In the 1990s, many Ukrainian Jews emigrated to Israel. In spite of this Aliyah, the Jewish community of Ukraine is today the fifth largest in the world (after the United States, Israel, Russia and France). At present about 360,000–400,000 Jews live in Ukraine. The Jewish population of Ukraine is mainly concentrated in Kiev (110,000), Dnipropetrovsk (60,000), Kharkov (45,000) and Odessa (45,000). Jews also live in many small towns. Western Ukraine has only a small remnant of its former Jewish population, with Lvov and Chernovtsy each having only about 6,000 Jews. The majority of Jews in modern Ukraine are native Russian and Ukrainian speakers, and only some of the elderly citizens speak Yiddish as their mother tongue. In 1926, 76.1% considered Yiddish to be their native language. The average age is close to 45.
The Jewish community encompasses various Jewish organizations and communities located all over Ukraine. Since 1999 many of them have become members of the Jewish Confederation of Ukraine, which represents Ukrainian Jewry in many Jewish international organizations and at various international events.
The Jewish Confederation of Ukraine (the Confederation) was founded by the Union of the Jewish Religious Organizations of Ukraine, the Jewish Council of Ukraine, the Association of the Jewish Organizations and Communities (VAAD) of Ukraine and the Kyiv City Jewish Community. The Confederation represents and protects the interests of Ukrainian Jewry in state and non-governmental structures both in Ukraine and abroad, renders charitable assistance to the most indigent groups of the Jewish population in Ukraine including orphans and seniors, and Holocaust survivors.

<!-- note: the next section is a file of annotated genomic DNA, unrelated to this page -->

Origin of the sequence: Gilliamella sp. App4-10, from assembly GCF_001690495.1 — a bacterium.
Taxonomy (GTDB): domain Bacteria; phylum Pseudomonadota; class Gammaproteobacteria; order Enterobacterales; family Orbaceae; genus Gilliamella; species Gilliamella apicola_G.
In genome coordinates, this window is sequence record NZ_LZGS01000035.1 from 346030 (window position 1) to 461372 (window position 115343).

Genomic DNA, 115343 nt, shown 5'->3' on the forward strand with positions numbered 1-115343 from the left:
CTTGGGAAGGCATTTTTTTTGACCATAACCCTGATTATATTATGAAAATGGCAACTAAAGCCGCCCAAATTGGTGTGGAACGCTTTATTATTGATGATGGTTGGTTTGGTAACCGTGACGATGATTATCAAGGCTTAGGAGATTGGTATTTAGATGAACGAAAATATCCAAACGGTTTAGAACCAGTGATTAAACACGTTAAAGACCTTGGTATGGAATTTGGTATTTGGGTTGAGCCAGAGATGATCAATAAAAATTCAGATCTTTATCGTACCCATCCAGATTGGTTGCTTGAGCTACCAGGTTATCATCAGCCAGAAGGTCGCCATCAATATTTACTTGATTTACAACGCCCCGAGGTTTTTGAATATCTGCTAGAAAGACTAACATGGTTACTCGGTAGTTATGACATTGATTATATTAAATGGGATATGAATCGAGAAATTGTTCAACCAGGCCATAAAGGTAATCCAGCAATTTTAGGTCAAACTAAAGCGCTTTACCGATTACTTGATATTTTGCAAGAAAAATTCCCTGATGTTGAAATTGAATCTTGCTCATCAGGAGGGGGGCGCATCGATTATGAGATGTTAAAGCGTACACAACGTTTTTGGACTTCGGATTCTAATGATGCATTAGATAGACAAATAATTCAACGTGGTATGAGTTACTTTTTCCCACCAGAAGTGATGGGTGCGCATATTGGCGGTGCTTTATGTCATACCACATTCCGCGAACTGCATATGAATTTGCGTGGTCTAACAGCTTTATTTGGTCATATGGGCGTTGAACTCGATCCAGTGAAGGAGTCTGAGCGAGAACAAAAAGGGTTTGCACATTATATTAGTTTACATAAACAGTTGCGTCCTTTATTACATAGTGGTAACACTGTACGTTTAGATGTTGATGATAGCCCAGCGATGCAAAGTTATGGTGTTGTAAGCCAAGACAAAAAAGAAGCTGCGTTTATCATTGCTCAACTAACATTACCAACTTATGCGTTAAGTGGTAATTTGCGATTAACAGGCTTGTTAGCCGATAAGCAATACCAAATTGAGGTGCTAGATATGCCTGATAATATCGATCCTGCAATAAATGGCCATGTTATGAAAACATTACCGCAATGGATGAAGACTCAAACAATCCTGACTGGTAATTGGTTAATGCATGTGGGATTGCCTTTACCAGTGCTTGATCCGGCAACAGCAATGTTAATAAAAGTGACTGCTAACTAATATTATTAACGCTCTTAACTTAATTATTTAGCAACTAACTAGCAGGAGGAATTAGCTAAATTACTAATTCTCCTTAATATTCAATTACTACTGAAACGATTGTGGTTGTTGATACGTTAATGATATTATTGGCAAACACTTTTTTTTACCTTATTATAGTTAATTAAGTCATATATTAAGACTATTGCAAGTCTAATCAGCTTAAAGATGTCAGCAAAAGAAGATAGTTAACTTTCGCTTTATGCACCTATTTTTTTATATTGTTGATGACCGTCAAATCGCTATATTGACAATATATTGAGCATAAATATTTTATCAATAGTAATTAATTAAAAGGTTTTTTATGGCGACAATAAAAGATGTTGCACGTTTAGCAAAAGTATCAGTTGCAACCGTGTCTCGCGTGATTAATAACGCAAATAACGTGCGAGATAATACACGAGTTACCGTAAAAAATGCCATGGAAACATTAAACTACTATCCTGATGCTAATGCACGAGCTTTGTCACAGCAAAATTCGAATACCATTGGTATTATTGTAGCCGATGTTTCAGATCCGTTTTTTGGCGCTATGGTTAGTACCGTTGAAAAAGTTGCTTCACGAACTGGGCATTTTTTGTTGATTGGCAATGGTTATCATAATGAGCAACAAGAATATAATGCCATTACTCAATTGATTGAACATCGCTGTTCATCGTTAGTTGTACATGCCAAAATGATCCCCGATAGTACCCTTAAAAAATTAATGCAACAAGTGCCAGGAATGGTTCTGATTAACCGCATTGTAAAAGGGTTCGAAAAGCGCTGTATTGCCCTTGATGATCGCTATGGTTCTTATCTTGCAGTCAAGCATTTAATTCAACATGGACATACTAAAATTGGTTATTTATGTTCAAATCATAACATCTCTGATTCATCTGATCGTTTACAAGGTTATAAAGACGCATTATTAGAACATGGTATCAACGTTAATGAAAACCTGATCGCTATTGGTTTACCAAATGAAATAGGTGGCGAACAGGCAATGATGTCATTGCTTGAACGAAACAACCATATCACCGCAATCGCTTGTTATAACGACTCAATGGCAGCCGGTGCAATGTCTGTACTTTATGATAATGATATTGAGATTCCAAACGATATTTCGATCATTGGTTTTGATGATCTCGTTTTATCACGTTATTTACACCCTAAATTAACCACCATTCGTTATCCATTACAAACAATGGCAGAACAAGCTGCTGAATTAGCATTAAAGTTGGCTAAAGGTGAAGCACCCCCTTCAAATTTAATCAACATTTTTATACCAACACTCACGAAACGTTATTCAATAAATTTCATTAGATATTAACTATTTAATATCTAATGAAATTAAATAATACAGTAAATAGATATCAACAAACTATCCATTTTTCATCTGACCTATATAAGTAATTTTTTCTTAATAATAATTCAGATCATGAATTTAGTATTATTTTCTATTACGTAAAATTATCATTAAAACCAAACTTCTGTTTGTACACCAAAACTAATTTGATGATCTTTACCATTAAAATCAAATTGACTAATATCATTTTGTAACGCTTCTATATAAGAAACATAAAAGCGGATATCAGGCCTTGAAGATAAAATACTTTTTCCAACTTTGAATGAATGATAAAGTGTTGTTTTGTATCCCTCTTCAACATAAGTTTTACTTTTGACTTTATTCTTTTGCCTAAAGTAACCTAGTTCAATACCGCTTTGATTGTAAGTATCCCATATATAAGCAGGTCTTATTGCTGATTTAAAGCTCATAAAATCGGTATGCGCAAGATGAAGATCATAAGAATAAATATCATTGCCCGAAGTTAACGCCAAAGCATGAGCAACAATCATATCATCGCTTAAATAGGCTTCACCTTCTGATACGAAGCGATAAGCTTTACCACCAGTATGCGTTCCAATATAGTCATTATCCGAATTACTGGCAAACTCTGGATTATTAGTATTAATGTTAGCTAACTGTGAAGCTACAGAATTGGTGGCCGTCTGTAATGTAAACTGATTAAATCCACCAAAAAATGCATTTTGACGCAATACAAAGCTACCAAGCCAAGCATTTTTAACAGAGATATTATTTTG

The Confederation financially supports different Jewish educational projects and religious programmes. Among the Confederation’s priorities is securing the return of nationalized Jewish property. One of main programmes of the Confederation is the International Fellowship Kyiv Center for Jewish Elderly. The centre is the first non-governmental senior housing initiative in Ukraine as well as in the former Soviet Union. Opened in September 2003, the centre, a six-storey 7,000m2 building, provides a combination of shelter and support services for the elderly. Most of the seniors who benefit from the home are impoverished Holocaust survivors for whom the centre offers a standard of care previously unknown to them. The project in future will set an example for others to follow. The Larisa Rodnianskaya Community Center, which operates next to the main Kiev synagogue, features a hotel, kosher restaurant, mikvah and multi-functional hall.
CULTURE AND EDUCATION
There are about 75 Jewish schools in Ukraine located in 45 cities. The Kiev Jewish Gymnasium Orach Chaim #299, opened in 1990 and licensed by the State Educational Authorities, was the first Jewish secondary school in Ukraine after World War II. Summer camps are the most popular projects of informal Jewish education among Jewish youngsters in Ukraine. The Ronald S. Lauder Summer Camp Shuva for school children and college students, is located at a picturesque resort site in the Kiev region. Since 1990 over 300 Jewish school children and students from Ukraine, Israel, Europe and America have spent their summer vacation in the camp.